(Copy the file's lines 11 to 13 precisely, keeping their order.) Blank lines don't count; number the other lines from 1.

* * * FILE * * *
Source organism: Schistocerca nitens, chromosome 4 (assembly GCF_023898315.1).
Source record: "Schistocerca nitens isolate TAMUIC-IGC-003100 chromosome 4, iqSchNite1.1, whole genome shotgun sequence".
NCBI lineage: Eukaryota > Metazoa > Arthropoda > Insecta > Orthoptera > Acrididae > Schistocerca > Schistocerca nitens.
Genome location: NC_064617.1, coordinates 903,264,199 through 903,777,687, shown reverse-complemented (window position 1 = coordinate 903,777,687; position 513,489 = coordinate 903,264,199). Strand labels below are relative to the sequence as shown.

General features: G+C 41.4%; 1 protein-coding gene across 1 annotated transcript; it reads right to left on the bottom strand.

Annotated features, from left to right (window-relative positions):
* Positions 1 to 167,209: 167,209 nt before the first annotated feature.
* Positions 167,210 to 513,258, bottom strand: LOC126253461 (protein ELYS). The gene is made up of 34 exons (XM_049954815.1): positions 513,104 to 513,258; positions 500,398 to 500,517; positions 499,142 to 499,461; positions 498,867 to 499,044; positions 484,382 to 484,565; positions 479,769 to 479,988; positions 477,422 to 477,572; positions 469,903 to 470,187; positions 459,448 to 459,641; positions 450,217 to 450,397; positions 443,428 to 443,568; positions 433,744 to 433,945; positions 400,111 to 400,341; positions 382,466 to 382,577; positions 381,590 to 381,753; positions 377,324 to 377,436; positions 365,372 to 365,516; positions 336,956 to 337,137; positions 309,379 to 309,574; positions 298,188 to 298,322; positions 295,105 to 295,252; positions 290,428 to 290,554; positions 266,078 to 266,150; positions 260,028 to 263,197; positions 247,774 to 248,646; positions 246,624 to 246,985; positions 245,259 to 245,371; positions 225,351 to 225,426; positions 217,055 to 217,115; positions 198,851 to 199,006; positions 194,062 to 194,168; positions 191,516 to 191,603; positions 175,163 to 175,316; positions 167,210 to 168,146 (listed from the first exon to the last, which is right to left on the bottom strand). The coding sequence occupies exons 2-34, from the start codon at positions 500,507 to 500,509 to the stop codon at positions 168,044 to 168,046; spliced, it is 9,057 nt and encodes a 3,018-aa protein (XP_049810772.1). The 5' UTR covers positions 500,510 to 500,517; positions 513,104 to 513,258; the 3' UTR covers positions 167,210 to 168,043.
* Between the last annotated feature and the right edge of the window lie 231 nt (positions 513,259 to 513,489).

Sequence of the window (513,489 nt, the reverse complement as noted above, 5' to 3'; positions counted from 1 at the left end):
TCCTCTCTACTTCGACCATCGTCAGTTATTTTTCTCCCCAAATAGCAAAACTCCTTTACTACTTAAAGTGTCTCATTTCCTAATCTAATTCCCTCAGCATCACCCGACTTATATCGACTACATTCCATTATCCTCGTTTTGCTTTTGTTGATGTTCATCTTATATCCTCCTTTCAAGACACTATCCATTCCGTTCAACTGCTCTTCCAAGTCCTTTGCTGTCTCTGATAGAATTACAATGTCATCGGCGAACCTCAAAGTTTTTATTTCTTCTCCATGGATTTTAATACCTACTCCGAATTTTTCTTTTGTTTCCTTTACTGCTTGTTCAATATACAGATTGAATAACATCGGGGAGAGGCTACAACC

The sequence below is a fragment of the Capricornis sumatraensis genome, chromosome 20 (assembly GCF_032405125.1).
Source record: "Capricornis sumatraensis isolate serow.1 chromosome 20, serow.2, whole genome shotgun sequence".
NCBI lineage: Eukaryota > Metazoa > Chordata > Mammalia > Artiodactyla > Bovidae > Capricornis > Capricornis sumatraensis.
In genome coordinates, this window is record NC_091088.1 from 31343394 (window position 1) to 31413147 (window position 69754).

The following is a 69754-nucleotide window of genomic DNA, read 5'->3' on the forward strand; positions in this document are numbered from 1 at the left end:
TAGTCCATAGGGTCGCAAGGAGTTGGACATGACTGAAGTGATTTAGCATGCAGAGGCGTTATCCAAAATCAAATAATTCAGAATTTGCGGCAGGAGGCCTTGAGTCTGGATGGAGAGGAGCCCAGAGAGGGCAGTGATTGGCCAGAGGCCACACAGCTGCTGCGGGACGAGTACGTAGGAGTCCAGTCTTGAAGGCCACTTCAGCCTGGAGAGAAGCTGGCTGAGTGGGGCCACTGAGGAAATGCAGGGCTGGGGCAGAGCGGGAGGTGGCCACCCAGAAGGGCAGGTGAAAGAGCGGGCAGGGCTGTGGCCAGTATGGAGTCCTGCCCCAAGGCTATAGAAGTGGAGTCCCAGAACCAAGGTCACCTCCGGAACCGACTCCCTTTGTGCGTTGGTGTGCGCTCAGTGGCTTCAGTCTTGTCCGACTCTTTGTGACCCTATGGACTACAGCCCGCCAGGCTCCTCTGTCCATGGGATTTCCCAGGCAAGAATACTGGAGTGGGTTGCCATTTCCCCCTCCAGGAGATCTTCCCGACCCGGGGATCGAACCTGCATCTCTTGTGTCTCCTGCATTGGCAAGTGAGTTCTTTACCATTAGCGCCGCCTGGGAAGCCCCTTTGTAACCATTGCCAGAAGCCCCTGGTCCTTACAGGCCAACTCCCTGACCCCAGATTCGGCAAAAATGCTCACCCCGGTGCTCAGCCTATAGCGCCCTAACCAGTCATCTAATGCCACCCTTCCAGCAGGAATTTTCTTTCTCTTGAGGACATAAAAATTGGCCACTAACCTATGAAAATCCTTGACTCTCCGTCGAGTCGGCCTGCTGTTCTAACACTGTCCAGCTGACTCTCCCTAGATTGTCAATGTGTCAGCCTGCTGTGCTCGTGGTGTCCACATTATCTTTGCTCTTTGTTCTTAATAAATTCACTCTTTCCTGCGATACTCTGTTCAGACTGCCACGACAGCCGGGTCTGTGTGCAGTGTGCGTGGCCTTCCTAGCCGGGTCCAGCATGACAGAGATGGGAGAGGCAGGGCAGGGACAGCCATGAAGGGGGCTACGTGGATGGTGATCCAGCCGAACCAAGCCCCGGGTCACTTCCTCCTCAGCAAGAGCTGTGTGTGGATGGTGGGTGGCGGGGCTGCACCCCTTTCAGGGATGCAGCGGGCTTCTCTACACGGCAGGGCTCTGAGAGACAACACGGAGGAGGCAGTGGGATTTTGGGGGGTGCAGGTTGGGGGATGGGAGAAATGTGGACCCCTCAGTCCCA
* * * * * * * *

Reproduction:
TCCTCTCTACTTCGACCATCGTCAGTTATTTTTCTCCCCAAATAGCAAAACTCCTTTACTACTTAAAGTGTCTCATTTCCTAATCTAATTCCCTCAGCATCACCCGACTTATATCGACTACATTCCATTATCCTCGTTTTGCTTTTGTTGATGTTCATCTTATATCCTCCTTTCAAGACACTATCCATTCCGTTCAACTGCTCTTCCAAGTCCTTTGCTGTCTCTGATAGAATTACAATGTCATCGGCGAACCTCAAAGTTTTTATTTCTTCTCCATGGATTTTAATACCTACTCCGAATTTTTCTTTTGTTTCCTTTACTGCTTGTTCAATATACAGATTGAATAACATCGGGGAGAGGCTACAACC

The sequence below is a fragment of the Capricornis sumatraensis genome, chromosome 20 (assembly GCF_032405125.1).
Source record: "Capricornis sumatraensis isolate serow.1 chromosome 20, serow.2, whole genome shotgun sequence".